Monday, May 3, 2010

A Funny Thing Happened on the Way to the Calendar...

Okay, confession time. I forgot I was supposed to blog today.
I got my little reminder, but somehow it slipped past me just the same.
It's been one of those months. We were traveling, then once home, the mad catch-up begins.
I suppose one of the advantages of living on a small island is that we do travel quite a bit. We're only an hour away by plane from New York's JFK, and you can pretty much get anywhere in the world from there. And I've noticed airfares have been dropping lately, which is a good thing.
To be honest though, I'm not much of a traveler. I do love visiting new places, I just don't enjoy getting there.
I hate to fly, and I'm not a fan of jet lag. But after all is said and done, I realize how fortunate I am to be able to travel and see the world if I want to. Many people are not able to do this.
That's why I think International Fiction is so important. To be able to give somebody even a glimpse of life in another country is a gift not to be taken for granted. When I think of the Thorn Birds I can still visualize Australia, or any of Wilbur Smith's books give me a feel for Africa, not to say I want to go and face down a lion mind you! But then I got to thinking - am I able to visualize these places easily because I have traveled? I've never been to Australia, but I have been to Africa.
Given that I don't have an awful lot to say today, I'd like to turn the blog over to you and ask some questions, because as someone who has written and supports stories that take place in foreign lands, I wonder what you think?
Have you read books about countries that you've never been to and felt like you've stepped off the plane? Can you see, smell, taste it all in your mind? Does it make you want to go there? What kind of stories would you like to see in the future in the genre of International Fiction?
And on the flip side, if you've never read these kinds of books, why not?
Let the sharing begin!
Catherine West writes contemporary romance and women's fiction. She enjoys life on Bermuda with her husband, two almost grown children, and one rambunctious Border Collie. When she's not writing you can find her in the garden or out on the Agility course, pretending she knows what she's doing!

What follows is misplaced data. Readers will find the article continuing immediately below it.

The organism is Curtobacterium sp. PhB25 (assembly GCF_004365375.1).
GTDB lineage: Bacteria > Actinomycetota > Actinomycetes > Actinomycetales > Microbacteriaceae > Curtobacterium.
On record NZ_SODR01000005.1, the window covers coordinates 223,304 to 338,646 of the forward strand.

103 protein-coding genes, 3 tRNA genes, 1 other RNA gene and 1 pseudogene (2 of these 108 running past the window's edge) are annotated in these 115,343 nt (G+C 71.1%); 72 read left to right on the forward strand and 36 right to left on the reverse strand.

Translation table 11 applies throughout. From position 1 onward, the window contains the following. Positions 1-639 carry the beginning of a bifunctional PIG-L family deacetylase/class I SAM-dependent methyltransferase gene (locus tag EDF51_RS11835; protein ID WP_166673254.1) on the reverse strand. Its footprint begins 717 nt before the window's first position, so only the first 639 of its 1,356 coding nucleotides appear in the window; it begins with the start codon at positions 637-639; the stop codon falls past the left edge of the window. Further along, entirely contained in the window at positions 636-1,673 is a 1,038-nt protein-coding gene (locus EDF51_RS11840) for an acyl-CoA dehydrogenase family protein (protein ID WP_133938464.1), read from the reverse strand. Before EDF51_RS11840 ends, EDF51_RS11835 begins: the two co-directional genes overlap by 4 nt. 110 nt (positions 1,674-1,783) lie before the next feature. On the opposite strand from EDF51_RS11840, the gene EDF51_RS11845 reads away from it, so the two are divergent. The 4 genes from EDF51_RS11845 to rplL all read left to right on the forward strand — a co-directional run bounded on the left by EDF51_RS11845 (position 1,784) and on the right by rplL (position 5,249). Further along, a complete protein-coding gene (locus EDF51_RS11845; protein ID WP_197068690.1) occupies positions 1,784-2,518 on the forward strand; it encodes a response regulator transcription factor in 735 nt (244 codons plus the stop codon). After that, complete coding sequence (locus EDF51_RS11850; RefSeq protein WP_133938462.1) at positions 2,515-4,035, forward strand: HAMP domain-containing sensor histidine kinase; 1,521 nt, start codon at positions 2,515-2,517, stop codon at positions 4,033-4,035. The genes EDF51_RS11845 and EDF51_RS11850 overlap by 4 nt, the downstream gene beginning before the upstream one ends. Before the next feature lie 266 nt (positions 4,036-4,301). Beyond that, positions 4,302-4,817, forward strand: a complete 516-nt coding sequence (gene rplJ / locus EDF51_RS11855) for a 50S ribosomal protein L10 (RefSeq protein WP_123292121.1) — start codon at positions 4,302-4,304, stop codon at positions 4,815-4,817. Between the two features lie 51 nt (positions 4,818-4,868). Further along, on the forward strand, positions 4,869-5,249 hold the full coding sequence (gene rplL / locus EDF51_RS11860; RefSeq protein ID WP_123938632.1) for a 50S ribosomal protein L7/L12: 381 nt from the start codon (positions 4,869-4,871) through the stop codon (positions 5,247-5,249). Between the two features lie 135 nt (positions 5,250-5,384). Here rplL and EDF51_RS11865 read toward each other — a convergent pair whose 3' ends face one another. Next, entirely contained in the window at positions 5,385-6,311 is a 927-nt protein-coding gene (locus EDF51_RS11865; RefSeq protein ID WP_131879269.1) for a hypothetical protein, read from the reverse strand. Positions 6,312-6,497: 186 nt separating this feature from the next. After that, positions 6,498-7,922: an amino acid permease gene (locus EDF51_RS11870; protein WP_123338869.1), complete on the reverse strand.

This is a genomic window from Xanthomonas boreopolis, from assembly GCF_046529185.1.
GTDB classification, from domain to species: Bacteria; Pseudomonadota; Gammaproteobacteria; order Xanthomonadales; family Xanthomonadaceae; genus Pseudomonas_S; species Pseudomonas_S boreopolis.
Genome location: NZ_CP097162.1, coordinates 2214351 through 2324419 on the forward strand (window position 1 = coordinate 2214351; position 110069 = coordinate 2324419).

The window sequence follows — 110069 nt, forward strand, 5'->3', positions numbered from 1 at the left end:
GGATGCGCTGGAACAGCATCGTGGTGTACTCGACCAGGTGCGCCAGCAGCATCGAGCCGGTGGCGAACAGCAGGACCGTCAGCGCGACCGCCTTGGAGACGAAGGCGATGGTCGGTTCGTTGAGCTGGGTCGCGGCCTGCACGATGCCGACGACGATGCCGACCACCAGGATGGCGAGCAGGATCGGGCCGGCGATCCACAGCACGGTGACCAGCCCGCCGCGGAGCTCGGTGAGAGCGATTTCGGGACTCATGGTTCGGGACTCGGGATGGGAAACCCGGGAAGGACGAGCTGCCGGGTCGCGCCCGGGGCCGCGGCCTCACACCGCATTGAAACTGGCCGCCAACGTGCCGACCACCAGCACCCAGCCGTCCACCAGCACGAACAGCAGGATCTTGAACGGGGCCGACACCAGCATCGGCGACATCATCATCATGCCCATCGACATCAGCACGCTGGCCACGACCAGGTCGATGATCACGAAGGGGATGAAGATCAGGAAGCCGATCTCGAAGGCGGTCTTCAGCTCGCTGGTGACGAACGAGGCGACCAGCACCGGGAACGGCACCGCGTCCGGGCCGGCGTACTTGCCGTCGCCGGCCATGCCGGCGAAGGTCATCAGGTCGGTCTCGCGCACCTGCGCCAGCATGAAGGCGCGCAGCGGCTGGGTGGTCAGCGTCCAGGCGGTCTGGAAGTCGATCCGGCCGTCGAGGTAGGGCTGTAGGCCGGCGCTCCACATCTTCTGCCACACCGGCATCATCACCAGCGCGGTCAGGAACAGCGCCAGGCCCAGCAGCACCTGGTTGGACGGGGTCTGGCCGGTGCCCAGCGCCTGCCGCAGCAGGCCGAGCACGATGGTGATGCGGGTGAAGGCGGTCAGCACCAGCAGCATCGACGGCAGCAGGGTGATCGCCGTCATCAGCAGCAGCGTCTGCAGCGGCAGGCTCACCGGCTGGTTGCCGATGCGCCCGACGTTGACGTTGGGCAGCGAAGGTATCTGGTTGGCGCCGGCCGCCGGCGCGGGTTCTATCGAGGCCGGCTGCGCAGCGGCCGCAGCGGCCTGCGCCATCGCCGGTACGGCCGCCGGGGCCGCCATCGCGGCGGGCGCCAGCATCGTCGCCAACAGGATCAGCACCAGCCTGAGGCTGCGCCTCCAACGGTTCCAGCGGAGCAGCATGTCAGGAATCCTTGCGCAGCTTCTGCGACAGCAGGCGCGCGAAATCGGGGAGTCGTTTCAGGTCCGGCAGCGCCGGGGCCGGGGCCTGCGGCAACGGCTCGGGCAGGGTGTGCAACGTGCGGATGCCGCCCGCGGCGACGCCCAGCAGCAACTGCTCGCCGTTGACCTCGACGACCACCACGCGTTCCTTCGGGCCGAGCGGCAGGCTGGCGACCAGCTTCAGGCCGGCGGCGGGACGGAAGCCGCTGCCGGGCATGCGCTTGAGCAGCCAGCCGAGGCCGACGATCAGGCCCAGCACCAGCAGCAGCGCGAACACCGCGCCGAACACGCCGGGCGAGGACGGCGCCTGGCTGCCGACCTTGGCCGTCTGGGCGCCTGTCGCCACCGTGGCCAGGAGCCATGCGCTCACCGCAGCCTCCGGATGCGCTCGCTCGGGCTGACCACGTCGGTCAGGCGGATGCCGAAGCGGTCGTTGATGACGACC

Catherine's work is represented by Rachelle Gardner of Wordserve Literary. You can check in with her anytime at her website!


  1. Anyone remember Essie Summers? She was a Harlequin author way back when who set her stories in New Zealand. I've never been to NZ but if I ever visit, I expect rugged mountains, tumbling rivers, unpredictable floods and huge sheep stations, based on her books. : )
    I've another question. Since we can all visit the world via television, has anyone visited a place that turned out to NOT be like the travelogue seen on PBS?

  2. Interesting point, Alice. We get lots of visual information about many places from PBS (and its variations around the world.) I think what I look for in a book set in another country is the different ways of thinking. I don't enjoy a book about a tourist who skims the surface as much as one that really delves into the real people who live there and how they are similar and different from me. Jeannette did such a great job in Veiled Freedom of bringing alive both expats and Afghans, believers and nonbelievers. I could understand why they acted as they did in their worldview.

  3. That takes a lot of research though, to really get into that worldview. I mean, how do we do that if we can't actually physically get to that place? Are interviews and online research enough for accuracy?

  4. I'm with Leanne. I think it's imperative to understand the world view of others. I mean, how am I supposed to love someone who's just committed an horrendous atrocity (but I have to try)?

    But I also understand Cathy's question in response. I think we are lucky these days in that a lot of (good)research is already done for us - by journalists e.g., who can and do travel extensively and remotely. Ann